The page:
Then, finally, we arrive at the marker for the Arctic Circle!

We get off the bus and it’s surprisingly warm. We take the obligatory photos at the marker, and then several of us chat with the older couple who volunteer for the Department of the Interior. It occurs to me that we’re probably the only people they’ve seen all day.

As we continue north, a shout alerts everyone on the bus – there are two bears to our left! We see another one on the right a while later. And later on, yet another excited shout; a lone wolf is watching us from a rocky promontory just off the road.

An hour later we stop again, this time to explore some granite outcroppings emerging from the tundra and the permafrost, the permanent layer of ice only a foot beneath the surface in Alaska. As we clamber over the dramatic rock formations, we’re attacked by hordes of mosquitoes apparently intent on making us their lunch.

The mighty Yukon River
The mighty Yukon River (Photo by Steve Winston)

Standing here, you may as well be on the moon. Nothing grows here. The bushes and small trees are gone. The tundra is covered by isolated tufts of short, emaciated grass. The jagged, rocky mountains are bare.

Other than the buzz of the mosquitoes, there’s no sound, either. This land seems to flow on without end in the loudest silence I’ve ever heard.

An hour later, we arrive at Coldfoot – end of the line - and step out of the bus into a balmy 70 degrees! And off comes the rest of whatever polar wear we still had on.

We’re in the middle of the enormous Brooks Range now, with brownish-green mountains surrounding this tiny settlement of a few trailers and wooden homes, home to the “Population 10” who man the gas pump and the beer tap and the general store.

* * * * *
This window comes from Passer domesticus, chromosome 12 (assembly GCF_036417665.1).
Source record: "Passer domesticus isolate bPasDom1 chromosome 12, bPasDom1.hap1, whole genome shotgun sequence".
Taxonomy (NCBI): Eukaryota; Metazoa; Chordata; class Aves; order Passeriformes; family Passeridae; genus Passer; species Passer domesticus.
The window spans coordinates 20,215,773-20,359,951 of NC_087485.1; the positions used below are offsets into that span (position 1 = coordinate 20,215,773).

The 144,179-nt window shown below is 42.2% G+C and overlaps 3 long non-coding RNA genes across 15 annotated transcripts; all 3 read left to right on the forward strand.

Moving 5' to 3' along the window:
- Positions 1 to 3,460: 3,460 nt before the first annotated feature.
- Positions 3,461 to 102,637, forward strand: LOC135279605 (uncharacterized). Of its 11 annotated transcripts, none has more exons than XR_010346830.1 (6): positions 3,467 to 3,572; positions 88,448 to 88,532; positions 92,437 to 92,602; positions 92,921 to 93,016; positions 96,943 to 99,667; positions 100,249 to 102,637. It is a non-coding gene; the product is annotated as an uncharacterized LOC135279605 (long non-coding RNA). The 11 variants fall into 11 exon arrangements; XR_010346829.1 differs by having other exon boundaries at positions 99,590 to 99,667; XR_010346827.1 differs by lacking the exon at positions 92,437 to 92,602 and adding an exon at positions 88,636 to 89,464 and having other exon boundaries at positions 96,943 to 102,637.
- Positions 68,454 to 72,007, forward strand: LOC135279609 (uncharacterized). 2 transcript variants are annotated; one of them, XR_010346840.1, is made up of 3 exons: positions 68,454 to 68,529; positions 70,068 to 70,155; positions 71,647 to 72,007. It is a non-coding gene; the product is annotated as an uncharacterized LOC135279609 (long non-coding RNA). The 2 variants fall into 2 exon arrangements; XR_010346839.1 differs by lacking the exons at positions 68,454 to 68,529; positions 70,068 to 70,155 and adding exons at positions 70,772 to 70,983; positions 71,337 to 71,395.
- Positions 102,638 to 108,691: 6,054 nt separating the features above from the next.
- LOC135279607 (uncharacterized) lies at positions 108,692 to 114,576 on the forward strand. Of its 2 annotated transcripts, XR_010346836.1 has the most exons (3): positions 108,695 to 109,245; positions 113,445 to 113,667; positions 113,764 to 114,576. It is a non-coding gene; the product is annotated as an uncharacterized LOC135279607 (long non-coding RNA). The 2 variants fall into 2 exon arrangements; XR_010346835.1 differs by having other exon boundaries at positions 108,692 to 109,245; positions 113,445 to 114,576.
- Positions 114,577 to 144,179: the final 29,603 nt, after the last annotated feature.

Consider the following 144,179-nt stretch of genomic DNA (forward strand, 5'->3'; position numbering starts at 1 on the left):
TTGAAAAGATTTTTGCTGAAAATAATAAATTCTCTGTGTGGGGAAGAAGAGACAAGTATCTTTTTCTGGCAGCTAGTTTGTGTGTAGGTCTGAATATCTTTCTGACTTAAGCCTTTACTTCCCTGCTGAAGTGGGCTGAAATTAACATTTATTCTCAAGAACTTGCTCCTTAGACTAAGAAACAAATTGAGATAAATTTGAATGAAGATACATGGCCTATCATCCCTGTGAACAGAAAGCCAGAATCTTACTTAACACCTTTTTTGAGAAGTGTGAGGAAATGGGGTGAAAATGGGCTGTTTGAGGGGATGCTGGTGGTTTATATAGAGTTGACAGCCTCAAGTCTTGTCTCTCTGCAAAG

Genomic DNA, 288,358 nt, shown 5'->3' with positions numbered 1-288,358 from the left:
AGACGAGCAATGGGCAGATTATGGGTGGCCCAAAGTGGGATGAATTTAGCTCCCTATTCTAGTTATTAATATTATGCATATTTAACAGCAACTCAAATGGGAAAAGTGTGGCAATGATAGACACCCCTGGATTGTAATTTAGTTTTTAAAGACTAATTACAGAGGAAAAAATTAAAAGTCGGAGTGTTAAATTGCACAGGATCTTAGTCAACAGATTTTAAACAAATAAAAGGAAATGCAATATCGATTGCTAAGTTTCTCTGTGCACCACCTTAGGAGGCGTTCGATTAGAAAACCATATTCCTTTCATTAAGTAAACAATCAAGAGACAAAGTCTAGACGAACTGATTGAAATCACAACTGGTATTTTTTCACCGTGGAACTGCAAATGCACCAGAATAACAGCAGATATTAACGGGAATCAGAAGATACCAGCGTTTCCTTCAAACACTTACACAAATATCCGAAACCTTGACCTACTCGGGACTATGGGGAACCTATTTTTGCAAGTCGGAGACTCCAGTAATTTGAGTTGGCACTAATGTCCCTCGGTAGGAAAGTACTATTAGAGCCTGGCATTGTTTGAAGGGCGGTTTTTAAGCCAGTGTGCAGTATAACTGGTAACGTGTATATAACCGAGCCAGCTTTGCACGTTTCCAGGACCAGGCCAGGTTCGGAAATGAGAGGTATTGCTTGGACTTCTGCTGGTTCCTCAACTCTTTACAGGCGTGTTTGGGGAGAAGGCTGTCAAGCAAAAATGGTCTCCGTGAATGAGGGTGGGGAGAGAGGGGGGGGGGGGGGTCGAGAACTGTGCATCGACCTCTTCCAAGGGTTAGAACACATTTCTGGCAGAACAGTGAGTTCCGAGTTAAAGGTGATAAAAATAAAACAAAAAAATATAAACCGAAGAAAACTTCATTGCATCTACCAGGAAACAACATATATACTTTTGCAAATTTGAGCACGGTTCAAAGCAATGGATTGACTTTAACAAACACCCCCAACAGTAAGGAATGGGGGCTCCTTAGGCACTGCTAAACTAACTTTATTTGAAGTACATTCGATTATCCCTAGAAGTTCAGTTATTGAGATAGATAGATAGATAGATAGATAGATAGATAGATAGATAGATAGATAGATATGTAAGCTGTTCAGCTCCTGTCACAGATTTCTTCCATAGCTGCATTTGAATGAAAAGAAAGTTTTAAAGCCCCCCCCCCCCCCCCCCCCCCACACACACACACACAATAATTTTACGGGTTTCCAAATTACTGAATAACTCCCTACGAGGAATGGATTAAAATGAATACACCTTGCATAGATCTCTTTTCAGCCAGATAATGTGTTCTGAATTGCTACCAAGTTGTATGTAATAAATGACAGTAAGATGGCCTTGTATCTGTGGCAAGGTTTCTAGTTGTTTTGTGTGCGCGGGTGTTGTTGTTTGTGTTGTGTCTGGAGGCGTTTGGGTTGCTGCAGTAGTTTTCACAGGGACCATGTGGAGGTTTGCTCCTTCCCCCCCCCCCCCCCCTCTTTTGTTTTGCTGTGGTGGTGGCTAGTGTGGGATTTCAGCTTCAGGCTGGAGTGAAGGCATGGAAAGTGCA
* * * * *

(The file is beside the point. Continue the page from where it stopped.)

Coldfoot, Alaska
End of the line…Coldfoot, Alaska! (Photo by Steve Winston)

Before we board the bus to go to the air strip, I stand alone for 15-20 minutes, taking in the vastness and emptiness of this place.

A few months from then, drifts from whipped snow will be as high as the old cabins and the two trailers. And the tanker drivers who stop here for a warm cup of coffee will have just experienced dangers the rest of us can’t even imagine.

Soon, we’re winging back toward Fairbanks in an 8-passenger Piper Chieftain aircraft, operated by a young Native-Alaskan bush pilot who normally flies supplies to isolated villages. We have to wear headphones, otherwise the noise from the engines – just outside the window - would be deafening. And you have to shout to be heard by the person just across the tiny aisle.

We bob and weave in between huge mountains – with plenty of snow – and over winding silver rivers. And we can see isolated Native villages by rivers which provide a large part of the local diet.

After 80 minutes – as opposed to the ten-hour bus trip - we’re touching down at the Fairbanks airfield.

Now, more than ever, I can attest that Alaska deserves the nickname its Native peoples gave it ages ago – “Alyeska” (The Great Land).